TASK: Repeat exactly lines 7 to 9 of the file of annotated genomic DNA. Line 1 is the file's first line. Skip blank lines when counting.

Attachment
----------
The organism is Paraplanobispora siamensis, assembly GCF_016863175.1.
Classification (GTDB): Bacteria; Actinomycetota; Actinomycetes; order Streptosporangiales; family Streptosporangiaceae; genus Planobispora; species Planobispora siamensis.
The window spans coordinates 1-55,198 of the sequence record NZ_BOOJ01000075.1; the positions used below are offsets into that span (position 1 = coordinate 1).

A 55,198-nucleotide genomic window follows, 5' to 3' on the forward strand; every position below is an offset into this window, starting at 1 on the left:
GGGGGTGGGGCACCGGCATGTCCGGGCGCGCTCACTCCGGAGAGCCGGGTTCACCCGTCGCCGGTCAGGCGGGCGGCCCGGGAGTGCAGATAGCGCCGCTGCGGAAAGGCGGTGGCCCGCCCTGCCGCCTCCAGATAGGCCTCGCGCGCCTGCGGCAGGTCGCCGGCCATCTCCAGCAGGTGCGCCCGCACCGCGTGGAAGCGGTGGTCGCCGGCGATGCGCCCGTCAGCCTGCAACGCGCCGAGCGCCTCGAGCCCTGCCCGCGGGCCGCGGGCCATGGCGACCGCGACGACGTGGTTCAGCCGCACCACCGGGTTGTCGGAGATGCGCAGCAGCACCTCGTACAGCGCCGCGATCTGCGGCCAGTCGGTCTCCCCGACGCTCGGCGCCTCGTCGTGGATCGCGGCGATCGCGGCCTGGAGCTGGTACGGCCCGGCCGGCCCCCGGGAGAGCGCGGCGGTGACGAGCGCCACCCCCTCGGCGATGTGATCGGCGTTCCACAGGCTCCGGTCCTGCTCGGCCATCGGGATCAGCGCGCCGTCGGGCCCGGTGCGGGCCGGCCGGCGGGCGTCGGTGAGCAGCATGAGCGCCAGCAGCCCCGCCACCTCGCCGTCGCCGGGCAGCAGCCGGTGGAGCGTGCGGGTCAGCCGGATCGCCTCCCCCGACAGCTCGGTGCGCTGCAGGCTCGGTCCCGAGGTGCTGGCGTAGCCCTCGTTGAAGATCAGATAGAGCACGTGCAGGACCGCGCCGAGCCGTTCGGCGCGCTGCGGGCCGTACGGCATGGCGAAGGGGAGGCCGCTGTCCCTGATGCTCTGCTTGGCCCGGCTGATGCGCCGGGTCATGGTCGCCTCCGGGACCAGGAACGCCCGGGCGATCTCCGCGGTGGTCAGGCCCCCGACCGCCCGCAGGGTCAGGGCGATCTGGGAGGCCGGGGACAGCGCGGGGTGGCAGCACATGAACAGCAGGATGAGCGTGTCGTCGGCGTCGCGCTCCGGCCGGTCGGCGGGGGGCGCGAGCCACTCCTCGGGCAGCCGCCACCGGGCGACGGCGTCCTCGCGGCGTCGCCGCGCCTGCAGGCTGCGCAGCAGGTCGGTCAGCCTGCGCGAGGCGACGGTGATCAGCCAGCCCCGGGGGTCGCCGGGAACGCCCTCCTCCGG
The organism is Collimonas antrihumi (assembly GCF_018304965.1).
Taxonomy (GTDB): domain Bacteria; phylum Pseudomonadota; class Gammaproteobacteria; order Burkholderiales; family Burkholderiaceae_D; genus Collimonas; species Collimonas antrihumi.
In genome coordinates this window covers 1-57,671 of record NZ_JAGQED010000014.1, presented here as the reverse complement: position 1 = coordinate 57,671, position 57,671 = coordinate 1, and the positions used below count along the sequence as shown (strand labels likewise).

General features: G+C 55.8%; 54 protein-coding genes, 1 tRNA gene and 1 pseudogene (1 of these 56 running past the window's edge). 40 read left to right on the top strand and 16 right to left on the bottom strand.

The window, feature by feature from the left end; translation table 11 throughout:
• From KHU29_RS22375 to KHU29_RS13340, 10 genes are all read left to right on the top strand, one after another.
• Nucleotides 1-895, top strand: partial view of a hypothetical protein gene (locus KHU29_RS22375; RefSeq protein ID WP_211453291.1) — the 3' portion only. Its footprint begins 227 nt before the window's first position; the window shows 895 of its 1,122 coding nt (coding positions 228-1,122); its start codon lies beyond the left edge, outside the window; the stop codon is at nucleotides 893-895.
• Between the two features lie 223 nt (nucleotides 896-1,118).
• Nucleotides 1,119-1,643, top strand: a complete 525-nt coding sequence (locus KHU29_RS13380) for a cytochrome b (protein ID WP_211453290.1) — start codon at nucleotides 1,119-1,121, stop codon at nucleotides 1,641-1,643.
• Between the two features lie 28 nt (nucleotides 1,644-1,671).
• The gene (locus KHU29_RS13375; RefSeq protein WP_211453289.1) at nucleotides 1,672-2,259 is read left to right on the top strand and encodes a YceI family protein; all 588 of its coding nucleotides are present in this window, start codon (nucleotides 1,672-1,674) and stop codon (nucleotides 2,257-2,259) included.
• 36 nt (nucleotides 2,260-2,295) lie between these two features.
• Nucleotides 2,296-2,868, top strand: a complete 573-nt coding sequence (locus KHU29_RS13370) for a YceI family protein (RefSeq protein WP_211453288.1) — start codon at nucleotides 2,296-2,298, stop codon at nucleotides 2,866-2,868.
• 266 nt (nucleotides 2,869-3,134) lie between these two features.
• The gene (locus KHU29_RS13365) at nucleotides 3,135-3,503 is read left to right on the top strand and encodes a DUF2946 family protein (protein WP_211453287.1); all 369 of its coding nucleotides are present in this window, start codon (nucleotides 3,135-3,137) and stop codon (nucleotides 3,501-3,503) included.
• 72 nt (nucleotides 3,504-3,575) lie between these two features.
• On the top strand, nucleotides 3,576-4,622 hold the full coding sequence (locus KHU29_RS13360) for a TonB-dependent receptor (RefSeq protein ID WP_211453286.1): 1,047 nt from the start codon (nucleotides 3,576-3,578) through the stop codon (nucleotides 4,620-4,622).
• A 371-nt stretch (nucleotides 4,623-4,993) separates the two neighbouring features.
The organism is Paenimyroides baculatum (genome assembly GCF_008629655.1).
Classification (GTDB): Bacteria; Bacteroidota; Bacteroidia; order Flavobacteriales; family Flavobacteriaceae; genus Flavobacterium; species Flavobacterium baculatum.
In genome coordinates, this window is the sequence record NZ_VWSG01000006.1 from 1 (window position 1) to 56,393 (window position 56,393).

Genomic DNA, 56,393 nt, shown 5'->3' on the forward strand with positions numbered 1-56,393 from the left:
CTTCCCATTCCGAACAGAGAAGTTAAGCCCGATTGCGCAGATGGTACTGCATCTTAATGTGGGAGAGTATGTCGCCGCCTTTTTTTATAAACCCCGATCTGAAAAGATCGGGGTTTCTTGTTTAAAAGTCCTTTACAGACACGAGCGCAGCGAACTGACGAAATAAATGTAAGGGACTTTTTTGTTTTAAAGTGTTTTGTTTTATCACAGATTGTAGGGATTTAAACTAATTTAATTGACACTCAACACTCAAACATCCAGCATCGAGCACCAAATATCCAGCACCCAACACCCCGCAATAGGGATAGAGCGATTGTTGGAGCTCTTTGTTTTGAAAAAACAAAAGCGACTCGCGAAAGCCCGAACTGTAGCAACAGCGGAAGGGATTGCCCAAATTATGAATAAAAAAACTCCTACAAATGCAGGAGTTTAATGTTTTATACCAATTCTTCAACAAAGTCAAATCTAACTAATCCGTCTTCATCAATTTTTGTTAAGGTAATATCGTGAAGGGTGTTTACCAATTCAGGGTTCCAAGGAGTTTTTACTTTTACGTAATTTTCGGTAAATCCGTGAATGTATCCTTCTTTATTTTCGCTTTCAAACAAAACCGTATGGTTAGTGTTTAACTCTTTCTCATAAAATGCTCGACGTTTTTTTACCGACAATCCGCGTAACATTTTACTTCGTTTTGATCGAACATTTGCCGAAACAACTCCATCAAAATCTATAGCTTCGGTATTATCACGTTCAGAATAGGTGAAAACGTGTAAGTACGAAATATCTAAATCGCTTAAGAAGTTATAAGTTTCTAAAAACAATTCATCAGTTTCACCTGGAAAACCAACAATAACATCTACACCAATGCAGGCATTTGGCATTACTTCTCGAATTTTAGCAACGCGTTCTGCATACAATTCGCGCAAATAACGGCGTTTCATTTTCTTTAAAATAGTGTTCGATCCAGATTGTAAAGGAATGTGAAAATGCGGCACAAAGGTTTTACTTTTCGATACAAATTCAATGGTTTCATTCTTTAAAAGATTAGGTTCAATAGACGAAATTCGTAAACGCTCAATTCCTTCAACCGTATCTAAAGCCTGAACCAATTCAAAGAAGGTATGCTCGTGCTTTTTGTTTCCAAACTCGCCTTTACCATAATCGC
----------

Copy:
Taxonomy (GTDB): domain Bacteria; phylum Pseudomonadota; class Gammaproteobacteria; order Burkholderiales; family Burkholderiaceae_D; genus Collimonas; species Collimonas antrihumi.
In genome coordinates this window covers 1-57,671 of record NZ_JAGQED010000014.1, presented here as the reverse complement: position 1 = coordinate 57,671, position 57,671 = coordinate 1, and the positions used below count along the sequence as shown (strand labels likewise).

General features: G+C 55.8%; 54 protein-coding genes, 1 tRNA gene and 1 pseudogene (1 of these 56 running past the window's edge). 40 read left to right on the top strand and 16 right to left on the bottom strand.